By the mid-1990's, Dr. Goldstein had shifted his focus to even more advanced international networking under the High Performance International Internet Services project (HPIIS). Under HPIIS, a high-performance link with Russia was implemented, first as MirNet, and in a later more advanced version, as NaukaNet. He served as the U.S. representative to the G7 Global Information Society initiative entitled "Global Interoperability of Broadband Networks" (GIBN). To further the GIBN goals, he made an award to implement the international networking meet-point, STAR TAP ( and, as the technology progressed, its transition to the optical-networking meet-point, StarLight (

Dr. Goldstein helped to guide the high-impact HPIIS follow-on to NaukaNet, the Global Ring for Advanced Application Development (GLORIAD, GLORIAD has constructed a dedicated lightwave round-the-world link, initially connecting the U.S., Russia and China. Recently, Canada, Netherlands and Korea as well as the Nordic backbone association, NORDUnet, joined the enterprise.

In his final tour at NSF's Engineering Directorate, Dr. Goldstein developed the strategy for the Information Technology subsystems for the Network for Earthquake Engineering Simulation, NEES (

Steven Goldstein was selected by the 2006 Nominating Committee to serve as a Board Member. His current term will run from the end of the 2006 Annual Meeting through the conclusion of the 2009 Annual Meeting.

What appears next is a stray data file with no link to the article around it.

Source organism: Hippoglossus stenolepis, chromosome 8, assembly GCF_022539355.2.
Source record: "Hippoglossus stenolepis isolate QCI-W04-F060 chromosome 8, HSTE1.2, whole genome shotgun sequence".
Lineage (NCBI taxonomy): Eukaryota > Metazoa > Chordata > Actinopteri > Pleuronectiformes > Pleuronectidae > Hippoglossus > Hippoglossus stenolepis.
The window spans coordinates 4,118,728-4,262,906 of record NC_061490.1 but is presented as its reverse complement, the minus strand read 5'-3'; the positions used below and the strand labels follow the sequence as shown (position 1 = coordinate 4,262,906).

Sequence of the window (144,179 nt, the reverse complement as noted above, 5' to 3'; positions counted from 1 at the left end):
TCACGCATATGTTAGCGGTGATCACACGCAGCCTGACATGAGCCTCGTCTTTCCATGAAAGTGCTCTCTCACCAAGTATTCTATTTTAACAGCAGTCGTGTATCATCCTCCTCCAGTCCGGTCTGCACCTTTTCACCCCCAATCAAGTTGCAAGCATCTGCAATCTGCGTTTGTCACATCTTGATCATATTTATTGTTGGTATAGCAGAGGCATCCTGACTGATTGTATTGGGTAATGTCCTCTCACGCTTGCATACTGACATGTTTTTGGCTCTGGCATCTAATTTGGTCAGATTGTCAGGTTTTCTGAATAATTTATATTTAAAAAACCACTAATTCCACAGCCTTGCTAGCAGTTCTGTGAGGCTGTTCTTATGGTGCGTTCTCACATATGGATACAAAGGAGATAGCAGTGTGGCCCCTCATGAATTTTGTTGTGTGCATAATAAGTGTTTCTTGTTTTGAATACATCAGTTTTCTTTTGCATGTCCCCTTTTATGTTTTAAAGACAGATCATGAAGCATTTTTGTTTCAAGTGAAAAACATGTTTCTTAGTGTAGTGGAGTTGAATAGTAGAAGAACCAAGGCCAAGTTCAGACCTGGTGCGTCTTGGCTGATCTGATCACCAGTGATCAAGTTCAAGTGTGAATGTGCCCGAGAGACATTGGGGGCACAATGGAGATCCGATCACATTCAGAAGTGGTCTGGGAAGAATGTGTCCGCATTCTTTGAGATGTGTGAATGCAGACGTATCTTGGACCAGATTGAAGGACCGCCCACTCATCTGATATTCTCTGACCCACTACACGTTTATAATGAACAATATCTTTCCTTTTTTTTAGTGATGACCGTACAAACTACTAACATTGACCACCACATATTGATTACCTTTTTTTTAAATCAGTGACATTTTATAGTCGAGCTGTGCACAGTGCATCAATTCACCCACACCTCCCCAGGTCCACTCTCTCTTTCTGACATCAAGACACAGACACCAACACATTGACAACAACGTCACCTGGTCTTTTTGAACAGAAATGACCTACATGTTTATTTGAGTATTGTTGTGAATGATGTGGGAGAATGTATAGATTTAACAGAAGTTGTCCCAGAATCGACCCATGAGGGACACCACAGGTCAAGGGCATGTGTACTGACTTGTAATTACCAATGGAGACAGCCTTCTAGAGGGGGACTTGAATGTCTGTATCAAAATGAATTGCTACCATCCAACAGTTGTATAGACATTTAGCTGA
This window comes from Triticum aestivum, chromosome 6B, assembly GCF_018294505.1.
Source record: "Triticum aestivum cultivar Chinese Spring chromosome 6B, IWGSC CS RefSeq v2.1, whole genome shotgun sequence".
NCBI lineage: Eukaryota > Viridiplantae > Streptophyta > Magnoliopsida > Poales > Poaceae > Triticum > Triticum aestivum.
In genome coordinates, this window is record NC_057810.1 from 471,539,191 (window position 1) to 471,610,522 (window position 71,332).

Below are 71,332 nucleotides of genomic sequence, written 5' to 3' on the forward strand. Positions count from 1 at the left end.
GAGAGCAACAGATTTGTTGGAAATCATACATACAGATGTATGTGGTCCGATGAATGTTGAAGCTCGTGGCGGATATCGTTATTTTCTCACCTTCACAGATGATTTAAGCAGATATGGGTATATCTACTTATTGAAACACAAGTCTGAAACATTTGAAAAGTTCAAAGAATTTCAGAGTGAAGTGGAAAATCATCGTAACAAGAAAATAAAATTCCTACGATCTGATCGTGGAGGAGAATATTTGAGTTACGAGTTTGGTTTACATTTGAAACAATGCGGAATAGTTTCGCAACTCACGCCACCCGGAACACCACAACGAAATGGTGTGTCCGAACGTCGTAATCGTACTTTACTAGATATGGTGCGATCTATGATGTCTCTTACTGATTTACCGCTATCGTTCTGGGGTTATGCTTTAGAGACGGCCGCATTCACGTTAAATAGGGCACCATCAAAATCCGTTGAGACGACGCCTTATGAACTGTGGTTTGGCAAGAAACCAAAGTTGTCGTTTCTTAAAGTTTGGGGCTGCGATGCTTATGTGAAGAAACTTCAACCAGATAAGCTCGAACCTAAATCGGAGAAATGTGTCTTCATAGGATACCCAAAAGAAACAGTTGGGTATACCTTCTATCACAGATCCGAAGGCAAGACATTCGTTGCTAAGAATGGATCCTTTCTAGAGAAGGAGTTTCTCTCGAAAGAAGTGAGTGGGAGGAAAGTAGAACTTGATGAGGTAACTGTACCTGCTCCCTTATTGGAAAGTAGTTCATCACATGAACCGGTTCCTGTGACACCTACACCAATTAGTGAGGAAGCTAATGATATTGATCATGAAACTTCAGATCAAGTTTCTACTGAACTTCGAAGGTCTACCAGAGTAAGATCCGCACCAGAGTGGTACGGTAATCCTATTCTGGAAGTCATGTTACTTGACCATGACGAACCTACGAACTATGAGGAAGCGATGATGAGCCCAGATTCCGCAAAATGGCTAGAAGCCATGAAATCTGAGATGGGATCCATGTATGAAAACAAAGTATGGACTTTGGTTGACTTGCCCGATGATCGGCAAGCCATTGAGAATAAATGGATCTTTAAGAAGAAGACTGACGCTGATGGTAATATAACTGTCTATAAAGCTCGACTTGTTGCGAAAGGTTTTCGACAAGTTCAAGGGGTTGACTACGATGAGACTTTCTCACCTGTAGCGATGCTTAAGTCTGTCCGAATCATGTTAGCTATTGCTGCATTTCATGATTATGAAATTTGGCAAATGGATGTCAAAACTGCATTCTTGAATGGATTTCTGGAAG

Major Upcoming Events

26 – 30 March 2007: ICANN Meeting, Lisbon, Portugal

ICANN Bylaws

Our bylaws are very important to us. They capture our mission of security, stability and accessibility, and compel the organization to be open and transparent. Learn more at

Strategic Plan [PDF, 72 KB]

July 2007 – June 2010

Operating Plan (Draft)

Fiscal Year 2006 – 07

Proposed Budget [PDF, 180 KB]

Fiscal Year 2006 – 2007

26 – 30 March 2007 — ICANN Meeting, Lisbon, Portugal

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Domain Name System
Internationalized Domain Name ,IDN,"IDNs are domain names that include characters used in the local representation of languages that are not written with the twenty-six letters of the basic Latin alphabet ""a-z"". An IDN can contain Latin letters with diacritical marks, as required by many European languages, or may consist of characters from non-Latin scripts such as Arabic or Chinese. Many languages also use other types of digits than the European ""0-9"". The basic Latin alphabet together with the European-Arabic digits are, for the purpose of domain names, termed ""ASCII characters"" (ASCII = American Standard Code for Information Interchange). These are also included in the broader range of ""Unicode characters"" that provides the basis for IDNs. The ""hostname rule"" requires that all domain names of the type under consideration here are stored in the DNS using only the ASCII characters listed above, with the one further addition of the hyphen ""-"". The Unicode form of an IDN therefore requires special encoding before it is entered into the DNS. The following terminology is used when distinguishing between these forms: A domain name consists of a series of ""labels"" (separated by ""dots""). The ASCII form of an IDN label is termed an ""A-label"". All operations defined in the DNS protocol use A-labels exclusively. The Unicode form, which a user expects to be displayed, is termed a ""U-label"". The difference may be illustrated with the Hindi word for ""test"" — परीका — appearing here as a U-label would (in the Devanagari script). A special form of ""ASCII compatible encoding"" (abbreviated ACE) is applied to this to produce the corresponding A-label: xn--11b5bs1di. A domain name that only includes ASCII letters, digits, and hyphens is termed an ""LDH label"". Although the definitions of A-labels and LDH-labels overlap, a name consisting exclusively of LDH labels, such as"""" is not an IDN."